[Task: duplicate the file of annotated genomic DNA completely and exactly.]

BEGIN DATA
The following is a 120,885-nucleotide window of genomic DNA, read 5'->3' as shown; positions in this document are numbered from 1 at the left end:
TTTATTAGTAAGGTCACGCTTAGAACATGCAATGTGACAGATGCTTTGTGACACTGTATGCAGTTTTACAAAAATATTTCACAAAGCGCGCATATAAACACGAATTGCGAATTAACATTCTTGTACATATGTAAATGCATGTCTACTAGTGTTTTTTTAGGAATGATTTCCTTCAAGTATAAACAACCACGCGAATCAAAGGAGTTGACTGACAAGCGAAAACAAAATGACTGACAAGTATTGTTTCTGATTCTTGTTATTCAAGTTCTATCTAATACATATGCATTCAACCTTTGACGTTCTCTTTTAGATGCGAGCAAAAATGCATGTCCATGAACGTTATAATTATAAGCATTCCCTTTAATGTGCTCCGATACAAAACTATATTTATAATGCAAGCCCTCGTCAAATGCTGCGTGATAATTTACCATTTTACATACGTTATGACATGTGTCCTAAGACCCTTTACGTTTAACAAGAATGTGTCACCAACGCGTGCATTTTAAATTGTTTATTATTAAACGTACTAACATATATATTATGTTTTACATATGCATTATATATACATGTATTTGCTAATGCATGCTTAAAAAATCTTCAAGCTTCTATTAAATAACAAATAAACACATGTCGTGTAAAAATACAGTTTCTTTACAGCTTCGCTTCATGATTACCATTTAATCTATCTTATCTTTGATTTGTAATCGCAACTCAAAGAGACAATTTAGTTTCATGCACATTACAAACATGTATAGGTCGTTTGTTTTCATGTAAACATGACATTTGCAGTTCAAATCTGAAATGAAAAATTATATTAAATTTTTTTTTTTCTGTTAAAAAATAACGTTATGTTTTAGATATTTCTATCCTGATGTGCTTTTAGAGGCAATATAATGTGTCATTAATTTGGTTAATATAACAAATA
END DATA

The following is a 120,885-nucleotide window of genomic DNA, read 5'->3' as shown; positions in this document are numbered from 1 at the left end:
TTTATTAGTAAGGTCACGCTTAGAACATGCAATGTGACAGATGCTTTGTGACACTGTATGCAGTTTTACAAAAATATTTCACAAAGCGCGCATATAAACACGAATTGCGAATTAACATTCTTGTACATATGTAAATGCATGTCTACTAGTGTTTTTTTAGGAATGATTTCCTTCAAGTATAAACAACCACGCGAATCAAAGGAGTTGACTGACAAGCGAAAACAAAATGACTGACAAGTATTGTTTCTGATTCTTGTTATTCAAGTTCTATCTAATACATATGCATTCAACCTTTGACGTTCTCTTTTAGATGCGAGCAAAAATGCATGTCCATGAACGTTATAATTATAAGCATTCCCTTTAATGTGCTCCGATACAAAACTATATTTATAATGCAAGCCCTCGTCAAATGCTGCGTGATAATTTACCATTTTACATACGTTATGACATGTGTCCTAAGACCCTTTACGTTTAACAAGAATGTGTCACCAACGCGTGCATTTTAAATTGTTTATTATTAAACGTACTAACATATATATTATGTTTTACATATGCATTATATATACATGTATTTGCTAATGCATGCTTAAAAAATCTTCAAGCTTCTATTAAATAACAAATAAACACATGTCGTGTAAAAATACAGTTTCTTTACAGCTTCGCTTCATGATTACCATTTAATCTATCTTATCTTTGATTTGTAATCGCAACTCAAAGAGACAATTTAGTTTCATGCACATTACAAACATGTATAGGTCGTTTGTTTTCATGTAAACATGACATTTGCAGTTCAAATCTGAAATGAAAAATTATATTAAATTTTTTTTTTTCTGTTAAAAAATAACGTTATGTTTTAGATATTTCTATCCTGATGTGCTTTTAGAGGCAATATAATGTGTCATTAATTTGGTTAATATAACAAATA